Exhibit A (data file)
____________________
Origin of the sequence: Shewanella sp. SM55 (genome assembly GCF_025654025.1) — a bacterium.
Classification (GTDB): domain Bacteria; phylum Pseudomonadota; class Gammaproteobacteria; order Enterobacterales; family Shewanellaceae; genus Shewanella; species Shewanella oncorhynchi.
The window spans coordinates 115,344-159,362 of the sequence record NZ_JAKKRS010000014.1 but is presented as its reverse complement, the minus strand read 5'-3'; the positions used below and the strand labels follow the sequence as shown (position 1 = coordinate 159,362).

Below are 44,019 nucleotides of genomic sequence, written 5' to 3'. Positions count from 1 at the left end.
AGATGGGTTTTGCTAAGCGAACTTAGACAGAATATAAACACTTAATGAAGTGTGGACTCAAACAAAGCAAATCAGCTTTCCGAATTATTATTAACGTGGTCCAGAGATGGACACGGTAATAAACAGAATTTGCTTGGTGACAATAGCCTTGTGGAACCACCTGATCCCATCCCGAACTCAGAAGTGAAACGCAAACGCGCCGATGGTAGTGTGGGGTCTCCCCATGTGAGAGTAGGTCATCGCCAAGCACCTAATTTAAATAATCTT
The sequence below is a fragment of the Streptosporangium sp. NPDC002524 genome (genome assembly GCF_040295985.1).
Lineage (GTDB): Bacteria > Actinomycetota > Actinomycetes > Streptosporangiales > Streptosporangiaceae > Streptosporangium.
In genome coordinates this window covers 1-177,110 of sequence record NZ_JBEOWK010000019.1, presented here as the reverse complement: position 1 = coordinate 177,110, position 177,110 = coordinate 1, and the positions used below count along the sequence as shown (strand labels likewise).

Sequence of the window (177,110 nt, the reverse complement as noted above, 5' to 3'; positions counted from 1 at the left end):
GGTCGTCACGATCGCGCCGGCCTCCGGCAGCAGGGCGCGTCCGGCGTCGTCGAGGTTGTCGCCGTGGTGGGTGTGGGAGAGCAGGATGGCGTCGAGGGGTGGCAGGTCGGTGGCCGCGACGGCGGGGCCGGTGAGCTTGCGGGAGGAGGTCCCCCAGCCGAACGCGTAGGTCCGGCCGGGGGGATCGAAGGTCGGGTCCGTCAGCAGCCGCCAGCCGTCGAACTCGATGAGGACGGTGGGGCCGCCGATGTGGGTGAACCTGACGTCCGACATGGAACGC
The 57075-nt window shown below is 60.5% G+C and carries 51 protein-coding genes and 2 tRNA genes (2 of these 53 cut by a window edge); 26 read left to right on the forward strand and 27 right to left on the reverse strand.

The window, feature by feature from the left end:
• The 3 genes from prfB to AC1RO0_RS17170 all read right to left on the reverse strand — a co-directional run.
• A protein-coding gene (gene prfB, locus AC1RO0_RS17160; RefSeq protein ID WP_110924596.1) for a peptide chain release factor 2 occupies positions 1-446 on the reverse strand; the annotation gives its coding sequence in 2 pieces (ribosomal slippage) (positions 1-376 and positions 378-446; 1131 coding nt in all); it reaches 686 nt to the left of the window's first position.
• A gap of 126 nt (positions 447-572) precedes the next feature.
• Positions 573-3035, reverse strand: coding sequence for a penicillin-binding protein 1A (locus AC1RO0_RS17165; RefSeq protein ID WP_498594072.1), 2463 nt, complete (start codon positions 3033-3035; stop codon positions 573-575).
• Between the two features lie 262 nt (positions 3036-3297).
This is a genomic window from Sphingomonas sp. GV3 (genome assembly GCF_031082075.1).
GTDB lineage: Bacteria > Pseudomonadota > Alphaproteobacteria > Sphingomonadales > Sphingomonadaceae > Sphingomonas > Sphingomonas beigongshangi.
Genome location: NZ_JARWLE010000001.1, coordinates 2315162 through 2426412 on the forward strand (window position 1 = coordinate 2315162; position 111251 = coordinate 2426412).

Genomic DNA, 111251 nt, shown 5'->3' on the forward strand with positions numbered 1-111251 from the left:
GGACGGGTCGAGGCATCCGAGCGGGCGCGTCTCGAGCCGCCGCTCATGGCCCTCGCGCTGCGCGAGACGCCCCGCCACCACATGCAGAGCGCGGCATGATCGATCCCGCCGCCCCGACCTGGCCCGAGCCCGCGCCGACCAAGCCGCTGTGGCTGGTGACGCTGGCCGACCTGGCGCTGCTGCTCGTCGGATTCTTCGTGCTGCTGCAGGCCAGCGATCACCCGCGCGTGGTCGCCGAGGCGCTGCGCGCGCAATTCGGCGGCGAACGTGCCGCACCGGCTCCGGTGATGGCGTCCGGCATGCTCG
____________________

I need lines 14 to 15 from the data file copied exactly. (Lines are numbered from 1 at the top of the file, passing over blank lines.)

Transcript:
• A protein-coding gene (gene prfB, locus AC1RO0_RS17160; RefSeq protein ID WP_110924596.1) for a peptide chain release factor 2 occupies positions 1-446 on the reverse strand; the annotation gives its coding sequence in 2 pieces (ribosomal slippage) (positions 1-376 and positions 378-446; 1131 coding nt in all); it reaches 686 nt to the left of the window's first position.
• A gap of 126 nt (positions 447-572) precedes the next feature.